Erdogan said over the weekend that state policies that led to the expulsion of tens of thousands of Christian ethnic Greeks in the last century were “fascist”.
Such criticism of one of modern Turkey’s darkest chapters is rare in predominantly Muslim Turkey. But the easing of curbs on freedom of expression as a result of Ankara’s drive to meet European Union membership standards have opened up debate in areas that were previously taboo.
“For years those of different identities have been kicked out of our country … This was not done with common sense. This was done with a fascist approach,” Erdogan said on Saturday during a speech in northwestern Turkey.
The comments were the first of its kind by a prime minister.
“For the first time you have a prime minister who wants to admit that mistakes were made in the treatment of religious minorities. This is historic,” said Sami Kohen, a commentator at liberal daily newspaper Milliyet.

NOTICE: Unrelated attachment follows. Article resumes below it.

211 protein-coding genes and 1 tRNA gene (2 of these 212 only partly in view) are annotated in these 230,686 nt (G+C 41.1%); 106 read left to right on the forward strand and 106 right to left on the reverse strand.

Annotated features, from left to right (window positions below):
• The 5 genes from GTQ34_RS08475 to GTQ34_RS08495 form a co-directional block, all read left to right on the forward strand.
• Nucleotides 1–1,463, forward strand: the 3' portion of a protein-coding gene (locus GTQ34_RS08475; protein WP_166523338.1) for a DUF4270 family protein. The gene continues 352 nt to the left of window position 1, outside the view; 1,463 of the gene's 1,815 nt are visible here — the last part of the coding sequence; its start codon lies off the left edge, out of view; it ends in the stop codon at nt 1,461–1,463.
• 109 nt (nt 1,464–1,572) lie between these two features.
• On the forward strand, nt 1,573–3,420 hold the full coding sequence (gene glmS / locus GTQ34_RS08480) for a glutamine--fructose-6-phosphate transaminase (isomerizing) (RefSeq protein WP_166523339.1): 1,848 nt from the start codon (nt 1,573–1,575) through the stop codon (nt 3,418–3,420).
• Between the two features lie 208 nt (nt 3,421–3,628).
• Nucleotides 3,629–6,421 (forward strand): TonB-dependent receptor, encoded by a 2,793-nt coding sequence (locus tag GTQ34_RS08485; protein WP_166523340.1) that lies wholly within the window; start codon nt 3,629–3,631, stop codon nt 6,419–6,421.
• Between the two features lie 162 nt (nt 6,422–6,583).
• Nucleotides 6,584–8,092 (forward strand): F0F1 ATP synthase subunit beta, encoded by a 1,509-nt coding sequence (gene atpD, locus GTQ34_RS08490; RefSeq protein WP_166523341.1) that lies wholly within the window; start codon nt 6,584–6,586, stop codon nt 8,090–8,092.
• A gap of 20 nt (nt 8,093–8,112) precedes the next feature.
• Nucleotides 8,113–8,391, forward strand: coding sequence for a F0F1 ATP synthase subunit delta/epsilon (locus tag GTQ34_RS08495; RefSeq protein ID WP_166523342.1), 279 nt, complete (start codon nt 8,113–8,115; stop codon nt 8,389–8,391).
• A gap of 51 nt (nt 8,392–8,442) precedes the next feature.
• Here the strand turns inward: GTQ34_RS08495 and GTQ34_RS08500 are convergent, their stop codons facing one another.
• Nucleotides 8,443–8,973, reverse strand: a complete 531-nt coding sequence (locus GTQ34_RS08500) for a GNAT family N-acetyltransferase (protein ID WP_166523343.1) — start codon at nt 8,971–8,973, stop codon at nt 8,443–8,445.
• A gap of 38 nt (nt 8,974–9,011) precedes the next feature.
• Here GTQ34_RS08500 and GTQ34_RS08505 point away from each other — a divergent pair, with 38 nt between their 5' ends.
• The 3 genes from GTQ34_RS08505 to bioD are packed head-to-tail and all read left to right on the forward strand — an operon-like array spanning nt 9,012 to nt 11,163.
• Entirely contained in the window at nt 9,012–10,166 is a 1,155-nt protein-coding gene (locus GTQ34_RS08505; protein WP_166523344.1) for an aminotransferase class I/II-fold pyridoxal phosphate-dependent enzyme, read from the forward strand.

“But whether this rhetoric will be followed with deeds, this remains to be seen. In particular the Greeks, they have real problems,” he said.
Other mainstream newspapers made similar comments.
Erdogan’s comments appeared to refer to the events of 1955, when thousands of Greeks who lived in Turkey’s largest city, Istanbul, were forced to leave following a pogrom on ethnic-Greek businesses and homes.
It was unclear though whether Erdogan was also referring to the population exchange of 1923 when more than 1.5 million ethnic Greeks were expelled from Turkey to Greece and more than 500,000 mainly Turks were driven from Greece in the aftermath of a war between the two neighbours.
That population exchange was carried out under the leadership of Mustafa Kemal Ataturk, who later the same year went on to found the secular Republic of Turkey. Criticising Ataturk is still illegal in Turkey.
Turkey has been under renewed pressure since the visit of U.S. President Barack Obama earlier this year to open up a theological seminary on an island near Istanbul, which has become a symbol for rights advocates of the need for increased religious tolerance in the country.
The Istanbul-based Greek Orthodox Patriarchate, spiritual centre for 250 million Orthodox Christians worldwide, has filed more than two dozen cases with the European Court of Human Rights to recover some of the thousands of properties it says it has lost.
Financial Mirror, May 25, 2009